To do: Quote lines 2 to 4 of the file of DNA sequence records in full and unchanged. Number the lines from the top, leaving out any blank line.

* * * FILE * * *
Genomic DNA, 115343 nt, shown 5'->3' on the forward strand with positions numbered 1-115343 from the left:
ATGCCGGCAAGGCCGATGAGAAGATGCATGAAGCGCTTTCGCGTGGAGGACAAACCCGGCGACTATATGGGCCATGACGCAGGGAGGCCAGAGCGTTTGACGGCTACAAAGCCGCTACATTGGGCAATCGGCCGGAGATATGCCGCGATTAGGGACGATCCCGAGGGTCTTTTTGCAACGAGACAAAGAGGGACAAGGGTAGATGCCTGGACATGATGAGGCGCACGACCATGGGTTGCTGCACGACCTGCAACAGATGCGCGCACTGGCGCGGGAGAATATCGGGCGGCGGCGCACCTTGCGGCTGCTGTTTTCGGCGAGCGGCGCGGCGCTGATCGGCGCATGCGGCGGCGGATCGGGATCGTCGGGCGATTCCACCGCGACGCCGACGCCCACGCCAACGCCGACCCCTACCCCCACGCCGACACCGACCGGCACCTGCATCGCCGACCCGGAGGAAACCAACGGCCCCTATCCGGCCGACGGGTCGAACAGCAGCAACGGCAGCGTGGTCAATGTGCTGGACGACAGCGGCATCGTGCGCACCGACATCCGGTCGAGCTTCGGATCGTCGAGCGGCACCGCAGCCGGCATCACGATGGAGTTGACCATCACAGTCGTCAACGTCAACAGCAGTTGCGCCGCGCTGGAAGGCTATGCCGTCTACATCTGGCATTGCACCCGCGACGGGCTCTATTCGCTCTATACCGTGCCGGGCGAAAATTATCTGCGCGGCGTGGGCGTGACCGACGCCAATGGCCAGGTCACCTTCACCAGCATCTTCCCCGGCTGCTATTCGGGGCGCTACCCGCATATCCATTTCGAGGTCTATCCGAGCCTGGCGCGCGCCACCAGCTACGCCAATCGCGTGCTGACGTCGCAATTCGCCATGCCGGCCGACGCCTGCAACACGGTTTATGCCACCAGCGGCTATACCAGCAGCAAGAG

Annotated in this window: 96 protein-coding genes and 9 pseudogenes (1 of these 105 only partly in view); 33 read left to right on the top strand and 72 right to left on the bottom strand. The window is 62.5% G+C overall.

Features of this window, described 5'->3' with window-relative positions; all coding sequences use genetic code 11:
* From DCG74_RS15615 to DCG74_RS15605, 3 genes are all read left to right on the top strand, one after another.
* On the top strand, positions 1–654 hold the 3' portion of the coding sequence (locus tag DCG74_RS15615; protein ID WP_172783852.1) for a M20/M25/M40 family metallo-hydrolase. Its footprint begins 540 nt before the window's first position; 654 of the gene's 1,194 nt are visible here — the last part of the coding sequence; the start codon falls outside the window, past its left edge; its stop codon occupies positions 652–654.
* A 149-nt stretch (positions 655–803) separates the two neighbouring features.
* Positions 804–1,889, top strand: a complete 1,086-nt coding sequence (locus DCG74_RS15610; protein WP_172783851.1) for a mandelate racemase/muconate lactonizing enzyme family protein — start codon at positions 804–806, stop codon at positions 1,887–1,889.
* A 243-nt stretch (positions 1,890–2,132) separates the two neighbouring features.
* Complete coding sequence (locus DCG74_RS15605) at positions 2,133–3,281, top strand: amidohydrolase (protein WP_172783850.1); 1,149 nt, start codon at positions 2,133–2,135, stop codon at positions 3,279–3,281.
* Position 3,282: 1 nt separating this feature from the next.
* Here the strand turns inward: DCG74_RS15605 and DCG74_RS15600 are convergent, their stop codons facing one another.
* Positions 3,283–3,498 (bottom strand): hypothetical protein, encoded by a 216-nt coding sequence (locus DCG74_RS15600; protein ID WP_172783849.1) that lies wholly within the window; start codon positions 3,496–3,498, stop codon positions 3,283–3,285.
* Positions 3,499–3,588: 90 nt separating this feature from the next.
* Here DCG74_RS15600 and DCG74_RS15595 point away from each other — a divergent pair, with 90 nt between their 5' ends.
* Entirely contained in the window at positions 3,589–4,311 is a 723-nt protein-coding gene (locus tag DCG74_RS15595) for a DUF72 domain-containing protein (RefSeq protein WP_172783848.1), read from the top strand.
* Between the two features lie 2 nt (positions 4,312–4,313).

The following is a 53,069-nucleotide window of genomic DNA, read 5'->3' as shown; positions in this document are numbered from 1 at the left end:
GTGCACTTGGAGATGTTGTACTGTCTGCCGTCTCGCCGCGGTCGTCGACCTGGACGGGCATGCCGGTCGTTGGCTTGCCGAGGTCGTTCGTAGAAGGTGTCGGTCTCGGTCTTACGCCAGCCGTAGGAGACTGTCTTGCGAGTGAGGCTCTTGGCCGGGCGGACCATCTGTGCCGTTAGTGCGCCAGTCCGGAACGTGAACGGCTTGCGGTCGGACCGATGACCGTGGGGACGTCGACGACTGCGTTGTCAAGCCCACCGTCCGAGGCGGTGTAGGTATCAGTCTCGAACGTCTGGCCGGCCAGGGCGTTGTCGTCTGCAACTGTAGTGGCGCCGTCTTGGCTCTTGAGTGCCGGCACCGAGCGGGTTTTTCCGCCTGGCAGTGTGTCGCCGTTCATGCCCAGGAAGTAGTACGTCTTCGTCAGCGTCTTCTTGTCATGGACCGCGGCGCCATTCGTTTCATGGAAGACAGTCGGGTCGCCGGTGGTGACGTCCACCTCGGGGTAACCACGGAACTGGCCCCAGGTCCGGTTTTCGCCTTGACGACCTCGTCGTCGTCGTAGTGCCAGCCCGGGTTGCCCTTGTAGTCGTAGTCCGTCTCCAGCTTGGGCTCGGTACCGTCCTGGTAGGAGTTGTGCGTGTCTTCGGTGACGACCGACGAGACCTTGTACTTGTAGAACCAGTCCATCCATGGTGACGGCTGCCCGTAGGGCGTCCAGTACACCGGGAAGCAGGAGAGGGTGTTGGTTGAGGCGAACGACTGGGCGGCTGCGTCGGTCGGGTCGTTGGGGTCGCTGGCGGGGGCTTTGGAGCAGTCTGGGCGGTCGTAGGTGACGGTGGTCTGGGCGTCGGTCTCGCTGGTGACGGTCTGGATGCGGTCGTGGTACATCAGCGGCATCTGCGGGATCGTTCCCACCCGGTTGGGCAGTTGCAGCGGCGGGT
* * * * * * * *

ATGCCGGCAAGGCCGATGAGAAGATGCATGAAGCGCTTTCGCGTGGAGGACAAACCCGGCGACTATATGGGCCATGACGCAGGGAGGCCAGAGCGTTTGACGGCTACAAAGCCGCTACATTGGGCAATCGGCCGGAGATATGCCGCGATTAGGGACGATCCCGAGGGTCTTTTTGCAACGAGACAAAGAGGGACAAGGGTAGATGCCTGGACATGATGAGGCGCACGACCATGGGTTGCTGCACGACCTGCAACAGATGCGCGCACTGGCGCGGGAGAATATCGGGCGGCGGCGCACCTTGCGGCTGCTGTTTTCGGCGAGCGGCGCGGCGCTGATCGGCGCATGCGGCGGCGGATCGGGATCGTCGGGCGATTCCACCGCGACGCCGACGCCCACGCCAACGCCGACCCCTACCCCCACGCCGACACCGACCGGCACCTGCATCGCCGACCCGGAGGAAACCAACGGCCCCTATCCGGCCGACGGGTCGAACAGCAGCAACGGCAGCGTGGTCAATGTGCTGGACGACAGCGGCATCGTGCGCACCGACATCCGGTCGAGCTTCGGATCGTCGAGCGGCACCGCAGCCGGCATCACGATGGAGTTGACCATCACAGTCGTCAACGTCAACAGCAGTTGCGCCGCGCTGGAAGGCTATGCCGTCTACATCTGGCATTGCACCCGCGACGGGCTCTATTCGCTCTATACCGTGCCGGGCGAAAATTATCTGCGCGGCGTGGGCGTGACCGACGCCAATGGCCAGGTCACCTTCACCAGCATCTTCCCCGGCTGCTATTCGGGGCGCTACCCGCATATCCATTTCGAGGTCTATCCGAGCCTGGCGCGCGCCACCAGCTACGCCAATCGCGTGCTGACGTCGCAATTCGCCATGCCGGCCGACGCCTGCAACACGGTTTATGCCACCAGCGGCTATACCAGCAGCAAGAG

Annotated in this window: 96 protein-coding genes and 9 pseudogenes (1 of these 105 only partly in view); 33 read left to right on the top strand and 72 right to left on the bottom strand. The window is 62.5% G+C overall.

Features of this window, described 5'->3' with window-relative positions; all coding sequences use genetic code 11: